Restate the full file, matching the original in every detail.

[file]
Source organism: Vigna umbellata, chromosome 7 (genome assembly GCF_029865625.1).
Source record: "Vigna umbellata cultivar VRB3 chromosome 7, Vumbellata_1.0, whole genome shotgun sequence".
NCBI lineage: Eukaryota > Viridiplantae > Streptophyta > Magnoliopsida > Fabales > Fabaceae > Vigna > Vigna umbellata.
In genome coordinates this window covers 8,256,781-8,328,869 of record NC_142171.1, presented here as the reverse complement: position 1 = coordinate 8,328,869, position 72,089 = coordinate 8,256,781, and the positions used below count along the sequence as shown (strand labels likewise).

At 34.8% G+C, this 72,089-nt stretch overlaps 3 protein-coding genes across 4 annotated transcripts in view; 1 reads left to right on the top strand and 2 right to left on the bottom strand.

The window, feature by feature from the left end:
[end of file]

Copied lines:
Source organism: Vigna umbellata, chromosome 7 (genome assembly GCF_029865625.1).
Source record: "Vigna umbellata cultivar VRB3 chromosome 7, Vumbellata_1.0, whole genome shotgun sequence".
NCBI lineage: Eukaryota > Viridiplantae > Streptophyta > Magnoliopsida > Fabales > Fabaceae > Vigna > Vigna umbellata.
In genome coordinates this window covers 8,256,781-8,328,869 of record NC_142171.1, presented here as the reverse complement: position 1 = coordinate 8,328,869, position 72,089 = coordinate 8,256,781, and the positions used below count along the sequence as shown (strand labels likewise).

At 34.8% G+C, this 72,089-nt stretch overlaps 3 protein-coding genes across 4 annotated transcripts in view; 1 reads left to right on the top strand and 2 right to left on the bottom strand.

The window, feature by feature from the left end: